I want him to live.  I want him to live to know my children.  I want him to live for my sake and his, too; but I am thinking of my children when I imagine him gone from my life.  The one grandparent I never knew is a mystery to me whereas the other three are each people I know, I have a history with.  I want him to be there for them as they enter kindergarten, play their first soccer games, graduate from high school.

I am powerless to heal him, but I want to believe I can nurture him even here, miles away.  I keep at the knitting, doggedly forcing my hands into yet another repetitious task.  As I inch along I remember suddenly how we called him “Captain Kiwi”  a few years ago in a lighthearted recognition of the fuzzy new hair growing in after they stopped treatment.  I smile to myself as I think of him; my fingers and hands gaining a body memory and the stitches flow like water from my fingers.  I sit down to knit in the quiet times of my day, a few minutes stolen on the couch, kids asleep, no sound except the hum of the heat, and the knitting needles clicking conversationally with the soft strains of the radio.  I think of the Psalm 139:  “For you created my inmost being; you knit me together in my mother’s womb.  I praise you because I am fearfully and wonderfully made”.  With each stitch I am knitting together a healed body; I am holding vigil.  The cap will be about 12,000 stitches when I am done.  12,000 stitches, more than the days I lived in his house, and with each one I am envisioning joining his cells into wholeness, combating the poison that even now is flowing through his veins.

My 2 1/2 year old daughter is up from her nap.  She climbs up to join me at the kitchen table and watches me.  “You’re knitting a hat for Grandpa?” she asks.  Yes, I say.  “Because he’s sick”, she says.  Then looks in my eyes and asks, “Is he feeling better?”  I am suddenly so sad I can’t answer her.  I don’t know if he will ever, in fact, feel much better.  All I can do is hope, and pray, and keep my hands busy.

debunking the myth of Supermom

I never thought I’d be seen as the woman who “did it all”. I hate that phrase. Annoyingly enough, I have had more than a few friends and family pay glowing homage to what they think are my supernatural abilities to manage a home, create art, and raise beautiful children. In reality things had a darker side than they were seeing. I had become so performance-based I had lost the ability to enjoy myself. Here’s the real story of a SuperMom.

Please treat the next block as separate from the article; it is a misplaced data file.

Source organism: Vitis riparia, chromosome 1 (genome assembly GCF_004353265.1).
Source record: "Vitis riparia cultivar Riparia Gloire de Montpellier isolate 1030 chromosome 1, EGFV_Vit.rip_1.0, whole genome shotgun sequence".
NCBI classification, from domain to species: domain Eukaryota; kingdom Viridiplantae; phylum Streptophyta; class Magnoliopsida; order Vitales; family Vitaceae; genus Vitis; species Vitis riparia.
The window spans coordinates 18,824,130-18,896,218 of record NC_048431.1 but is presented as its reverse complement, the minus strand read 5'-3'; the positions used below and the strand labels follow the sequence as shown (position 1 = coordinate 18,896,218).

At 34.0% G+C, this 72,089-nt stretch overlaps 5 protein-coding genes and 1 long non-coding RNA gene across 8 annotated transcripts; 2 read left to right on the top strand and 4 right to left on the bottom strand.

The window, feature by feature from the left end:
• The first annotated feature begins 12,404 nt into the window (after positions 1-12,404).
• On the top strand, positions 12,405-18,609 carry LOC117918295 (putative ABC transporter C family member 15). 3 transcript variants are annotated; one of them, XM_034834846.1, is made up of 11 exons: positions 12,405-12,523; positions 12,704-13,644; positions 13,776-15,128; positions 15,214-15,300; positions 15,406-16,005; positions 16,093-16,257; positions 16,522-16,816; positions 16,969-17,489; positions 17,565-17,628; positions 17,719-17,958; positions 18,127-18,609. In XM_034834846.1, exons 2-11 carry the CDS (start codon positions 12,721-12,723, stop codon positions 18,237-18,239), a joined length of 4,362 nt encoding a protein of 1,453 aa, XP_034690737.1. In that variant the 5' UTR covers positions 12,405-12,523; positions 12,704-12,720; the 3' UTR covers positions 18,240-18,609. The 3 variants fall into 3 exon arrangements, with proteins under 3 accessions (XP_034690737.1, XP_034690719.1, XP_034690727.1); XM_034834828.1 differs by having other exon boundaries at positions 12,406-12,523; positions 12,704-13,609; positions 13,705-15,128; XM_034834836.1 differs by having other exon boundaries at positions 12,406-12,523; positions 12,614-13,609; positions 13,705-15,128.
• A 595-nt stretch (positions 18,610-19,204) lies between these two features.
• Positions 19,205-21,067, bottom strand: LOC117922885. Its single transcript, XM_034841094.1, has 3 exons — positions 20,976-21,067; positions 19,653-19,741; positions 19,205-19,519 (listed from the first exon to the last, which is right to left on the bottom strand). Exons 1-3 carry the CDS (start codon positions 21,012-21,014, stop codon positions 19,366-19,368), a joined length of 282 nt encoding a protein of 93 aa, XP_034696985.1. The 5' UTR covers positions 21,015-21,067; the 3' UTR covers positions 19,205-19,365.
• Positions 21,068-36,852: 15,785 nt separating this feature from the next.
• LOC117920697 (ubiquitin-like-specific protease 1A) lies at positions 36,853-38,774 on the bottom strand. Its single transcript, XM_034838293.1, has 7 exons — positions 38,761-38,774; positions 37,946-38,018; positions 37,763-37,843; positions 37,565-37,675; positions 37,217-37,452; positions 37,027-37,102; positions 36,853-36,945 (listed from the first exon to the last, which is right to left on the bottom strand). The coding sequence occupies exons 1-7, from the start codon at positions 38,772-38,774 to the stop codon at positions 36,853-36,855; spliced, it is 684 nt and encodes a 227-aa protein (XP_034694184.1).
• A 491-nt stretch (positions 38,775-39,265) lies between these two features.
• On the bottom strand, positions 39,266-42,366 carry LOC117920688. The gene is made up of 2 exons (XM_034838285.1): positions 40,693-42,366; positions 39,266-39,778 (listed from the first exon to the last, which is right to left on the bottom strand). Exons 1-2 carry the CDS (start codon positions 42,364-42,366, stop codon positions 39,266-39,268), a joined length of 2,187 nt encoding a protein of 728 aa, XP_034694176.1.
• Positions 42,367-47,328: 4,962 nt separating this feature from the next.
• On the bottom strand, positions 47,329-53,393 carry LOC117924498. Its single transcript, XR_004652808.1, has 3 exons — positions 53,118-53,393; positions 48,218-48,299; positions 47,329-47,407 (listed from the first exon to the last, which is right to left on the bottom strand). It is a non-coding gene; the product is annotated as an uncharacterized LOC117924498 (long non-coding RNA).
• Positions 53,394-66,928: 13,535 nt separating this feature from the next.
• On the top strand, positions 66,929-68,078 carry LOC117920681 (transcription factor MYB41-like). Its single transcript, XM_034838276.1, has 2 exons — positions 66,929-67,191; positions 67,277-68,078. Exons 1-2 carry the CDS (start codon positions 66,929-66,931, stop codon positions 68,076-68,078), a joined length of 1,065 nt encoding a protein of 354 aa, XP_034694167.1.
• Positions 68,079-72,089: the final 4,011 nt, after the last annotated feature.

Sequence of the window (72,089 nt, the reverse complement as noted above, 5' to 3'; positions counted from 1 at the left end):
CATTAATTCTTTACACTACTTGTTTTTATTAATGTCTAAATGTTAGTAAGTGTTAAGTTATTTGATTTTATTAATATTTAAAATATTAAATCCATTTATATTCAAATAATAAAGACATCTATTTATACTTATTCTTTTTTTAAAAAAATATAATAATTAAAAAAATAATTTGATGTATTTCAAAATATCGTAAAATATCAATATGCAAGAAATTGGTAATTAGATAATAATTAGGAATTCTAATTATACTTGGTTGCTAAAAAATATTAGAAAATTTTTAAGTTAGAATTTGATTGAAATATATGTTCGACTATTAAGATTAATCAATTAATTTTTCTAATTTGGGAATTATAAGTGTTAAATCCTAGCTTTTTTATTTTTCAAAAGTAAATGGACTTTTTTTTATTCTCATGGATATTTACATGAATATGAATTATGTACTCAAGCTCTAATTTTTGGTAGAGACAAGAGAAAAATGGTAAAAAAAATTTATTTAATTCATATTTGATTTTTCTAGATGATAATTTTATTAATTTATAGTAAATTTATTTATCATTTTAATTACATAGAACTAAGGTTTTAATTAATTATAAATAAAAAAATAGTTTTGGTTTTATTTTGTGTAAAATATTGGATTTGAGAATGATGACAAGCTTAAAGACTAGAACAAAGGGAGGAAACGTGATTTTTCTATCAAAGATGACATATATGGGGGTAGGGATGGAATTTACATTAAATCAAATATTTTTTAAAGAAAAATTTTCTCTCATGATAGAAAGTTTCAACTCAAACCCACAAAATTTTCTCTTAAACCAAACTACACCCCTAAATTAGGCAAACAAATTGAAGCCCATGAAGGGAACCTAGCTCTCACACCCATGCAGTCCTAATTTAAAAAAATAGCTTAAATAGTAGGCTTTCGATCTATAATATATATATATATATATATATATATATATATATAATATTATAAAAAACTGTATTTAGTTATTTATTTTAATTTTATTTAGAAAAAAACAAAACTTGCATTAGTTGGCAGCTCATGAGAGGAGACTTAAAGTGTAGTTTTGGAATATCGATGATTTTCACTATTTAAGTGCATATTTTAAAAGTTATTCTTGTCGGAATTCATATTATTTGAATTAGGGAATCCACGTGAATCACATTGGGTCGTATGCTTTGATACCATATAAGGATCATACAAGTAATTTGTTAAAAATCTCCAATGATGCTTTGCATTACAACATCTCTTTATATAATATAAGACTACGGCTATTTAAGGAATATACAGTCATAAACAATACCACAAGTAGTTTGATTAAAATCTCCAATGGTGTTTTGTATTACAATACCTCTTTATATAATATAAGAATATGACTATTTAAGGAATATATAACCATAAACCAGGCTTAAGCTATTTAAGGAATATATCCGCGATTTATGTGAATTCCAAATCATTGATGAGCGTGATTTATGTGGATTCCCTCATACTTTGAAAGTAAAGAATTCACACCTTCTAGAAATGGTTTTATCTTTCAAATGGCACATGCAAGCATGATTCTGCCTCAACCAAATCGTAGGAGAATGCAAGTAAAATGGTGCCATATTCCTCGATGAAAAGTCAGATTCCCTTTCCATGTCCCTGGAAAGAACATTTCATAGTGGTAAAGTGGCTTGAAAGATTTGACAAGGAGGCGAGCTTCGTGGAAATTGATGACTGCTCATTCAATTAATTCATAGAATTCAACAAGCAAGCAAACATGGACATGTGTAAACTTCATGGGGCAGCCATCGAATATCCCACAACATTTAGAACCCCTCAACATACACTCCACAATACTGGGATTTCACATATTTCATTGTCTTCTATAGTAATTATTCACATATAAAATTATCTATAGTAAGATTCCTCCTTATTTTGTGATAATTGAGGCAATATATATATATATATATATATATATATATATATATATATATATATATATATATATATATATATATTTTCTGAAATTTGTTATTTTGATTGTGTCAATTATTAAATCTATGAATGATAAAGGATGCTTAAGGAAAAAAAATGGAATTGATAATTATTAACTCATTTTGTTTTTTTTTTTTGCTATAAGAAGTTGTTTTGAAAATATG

Last Monday at the tail end of a dinner party, a friend of mine hiked her cranky 6–month old baby up on her hip and said with genuine exasperation, “Well Kelly, I don’t know how you do it.” I was floored by her comment and it took me a moment to get my bearings. I knew, of course, what she was referring to – a humble but homey dinner party in a modest but tidy home, my recent success in putting out a zine, my sewing, my volunteer work for the Health Department, and my recent switch to cloth diapering my two children. In short, all of the items I struggle with and share with my friends. The fact that my friend would look at me and see a series of successes, a seamless life fully-lived and easily enjoyed, surprised me. I was being elevated to the title of SuperMom.

This episode was easily recognizable because it has been happening to me more and more in the last year. This almost makes sense considering the circumstances of my life lately. About the time my firstborn approached a year and a half, I found I had built a solid base of resources allowing me to enjoy and succeed at life as a housemom – to prepare meals, keep my home ordered, sew for my children and friends, enjoy my child, and tune into my husband. Not surprisingly, this latter development soon got me pregnant. Going through pregnancy and having a newborn while caring for a toddler certainly threw me a curveball in my routine, but with focus and help from friends and family I bounced back rather quickly into the busy life I’d come to enjoy. Referring to becoming a second-time parent, I told people, “I want to enjoy this time, not just survive it.” I asked friends and family for help, embraced my labor and birth, and enlisted my husband’s help in creating time for myself.

All of this has a dark side however. My second labor, birth, and early months with my new baby seemed almost too good to be true. They were. About six weeks into my son’s life I realized I had arrived in a dark place. To the outside observer, I probably seemed a relatively successful and capable woman. I felt a wreck inside. The most minor glitches in my day would seem insurmountable.

It took a few breakdowns before I realized no one was going to help me, and I needed to figure out a way to get the inner struggle, whatever it was, out into the open. I tentatively, oh so tentatively, suggested to my husband I might need a counselor. It was a tough call to make. What would happen? Would I find out? Or worse, that there was more wrong with me than I’d even imagined? The thing that made me determined to go was the realization that the only thing keeping me willing to survive was my love for my children. And if things got bad, really bad – and I lost my love for them – what then?

At about the time I started seeing a counselor, the fog began to lift. I began to see my moments of despair as being unreasonable. Life didn’t need to be so overwhelming.

And now I am wondering about my friends and acquaintances who appear to have a solid face to the outside world. I wonder what secret pain they hold, and how easy it would be for them to say to someone, “I am really faltering here. I need help.” For some reason, all the stories about women who need and get help seem to be about someone else. They can’t be about us. And maybe that self-imposed pressure is why it’s so hard for our friends to admit to one another that, for the now, it’s their story.